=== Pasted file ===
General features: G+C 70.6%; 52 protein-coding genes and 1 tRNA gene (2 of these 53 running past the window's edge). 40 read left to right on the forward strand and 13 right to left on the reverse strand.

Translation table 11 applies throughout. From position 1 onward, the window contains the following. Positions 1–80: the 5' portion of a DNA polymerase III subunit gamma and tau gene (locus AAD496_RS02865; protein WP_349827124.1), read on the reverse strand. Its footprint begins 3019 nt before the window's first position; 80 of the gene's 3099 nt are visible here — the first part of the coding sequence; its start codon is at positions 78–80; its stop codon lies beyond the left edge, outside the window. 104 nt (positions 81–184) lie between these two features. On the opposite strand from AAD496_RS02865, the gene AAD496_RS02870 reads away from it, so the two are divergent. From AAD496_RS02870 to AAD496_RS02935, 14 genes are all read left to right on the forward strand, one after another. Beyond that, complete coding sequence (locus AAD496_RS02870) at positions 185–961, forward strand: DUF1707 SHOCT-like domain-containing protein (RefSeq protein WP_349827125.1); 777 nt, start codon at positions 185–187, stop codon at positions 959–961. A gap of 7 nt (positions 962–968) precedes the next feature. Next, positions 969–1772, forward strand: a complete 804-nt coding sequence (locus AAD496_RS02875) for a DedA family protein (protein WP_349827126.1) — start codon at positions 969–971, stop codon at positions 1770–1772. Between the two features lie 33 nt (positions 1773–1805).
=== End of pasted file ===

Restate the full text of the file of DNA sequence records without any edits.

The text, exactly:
General features: G+C 70.6%; 52 protein-coding genes and 1 tRNA gene (2 of these 53 running past the window's edge). 40 read left to right on the forward strand and 13 right to left on the reverse strand.

Translation table 11 applies throughout. From position 1 onward, the window contains the following. Positions 1–80: the 5' portion of a DNA polymerase III subunit gamma and tau gene (locus AAD496_RS02865; protein WP_349827124.1), read on the reverse strand. Its footprint begins 3019 nt before the window's first position; 80 of the gene's 3099 nt are visible here — the first part of the coding sequence; its start codon is at positions 78–80; its stop codon lies beyond the left edge, outside the window. 104 nt (positions 81–184) lie between these two features. On the opposite strand from AAD496_RS02865, the gene AAD496_RS02870 reads away from it, so the two are divergent. From AAD496_RS02870 to AAD496_RS02935, 14 genes are all read left to right on the forward strand, one after another. Beyond that, complete coding sequence (locus AAD496_RS02870) at positions 185–961, forward strand: DUF1707 SHOCT-like domain-containing protein (RefSeq protein WP_349827125.1); 777 nt, start codon at positions 185–187, stop codon at positions 959–961. A gap of 7 nt (positions 962–968) precedes the next feature. Next, positions 969–1772, forward strand: a complete 804-nt coding sequence (locus AAD496_RS02875) for a DedA family protein (protein WP_349827126.1) — start codon at positions 969–971, stop codon at positions 1770–1772. Between the two features lie 33 nt (positions 1773–1805).